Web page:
Finally, Hamlin argues that the arbitration provision is adhesive in nature and thus provides another basis for the Court to hold that the arbitration agreement is unconscionable. “[A]n adhesion contract is a standard form contract offered on a ‘take-it-or-leave-it' basis with terms that are not negotiable.” Simpson v. MSA of Myrtle Beach, Inc., 644 S.E.2d 663, 669 (S.C. 2007) (citing Munoz v. Green Tree Fin. Corp., 542 S.E.2d 360, 365 (S.C. 2001)). “Adhesion contracts, however, are not per se unconscionable.” Id. “Unconscionability has been recognized as the absence of meaningful choice on the part of one party due to one-sided contract provisions, together with terms that are so oppressive that no reasonable person would make them and no fair and honest person would accept them.” Carolina Care Plan, Inc. v. United HealthCare Servs., Inc., 606 S.E.2d 752, 757 (S.C. 2004) (citing Fanning v. Fritz's Pontiac-Cadillac-Buick, Inc., 472 S.E.2d 242, 245 (S.C. 1996)).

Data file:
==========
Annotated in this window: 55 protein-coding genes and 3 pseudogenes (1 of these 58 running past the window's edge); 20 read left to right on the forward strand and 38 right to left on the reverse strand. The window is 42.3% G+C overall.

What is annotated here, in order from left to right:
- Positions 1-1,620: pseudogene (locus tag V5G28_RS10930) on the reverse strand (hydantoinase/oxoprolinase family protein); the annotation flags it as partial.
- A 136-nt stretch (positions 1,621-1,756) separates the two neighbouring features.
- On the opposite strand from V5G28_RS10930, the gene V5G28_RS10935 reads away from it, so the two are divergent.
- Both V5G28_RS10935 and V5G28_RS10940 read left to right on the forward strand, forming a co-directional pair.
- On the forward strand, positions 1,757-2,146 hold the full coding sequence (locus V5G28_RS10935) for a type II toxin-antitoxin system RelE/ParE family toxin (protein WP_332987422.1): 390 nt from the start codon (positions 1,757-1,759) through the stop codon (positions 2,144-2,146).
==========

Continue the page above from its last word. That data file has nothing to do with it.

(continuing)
Hamlin argues that Dollar Tree drafted the arbitration agreement, that she had no meaningful bargaining power, that she cannot select the arbitrator and has no say in who is on the list of proposed arbitrators, and that the arbitration agreement does not allow for any meaningful discovery. The Court accepts Hamlin's first two arguments. It is clear that Dollar Tree drafted the agreement and that Hamlin had no meaningful bargaining power. However, the Court disagrees with Hamlin's other contentions. A plain reading of the arbitration agreement reveals that the parties may mutually select the arbitrator that will decide their dispute. Thus, Hamlin is afforded the opportunity to participate in the selection of the arbitrator at the outset. Additionally, if the parties do not agree on an arbitrator, then they must resort to the JAMS rules. Under those rules, the default is again for the parties to agree on an arbitrator. In the event that the parties cannot agree on an arbitrator, JAMS facilitates the selection of an arbitrator from its list. Although Hamlin complains that she has no input as to who is on the list of proposed arbitrators, Dollar Tree does not have any input as to who is on the list either. As for ...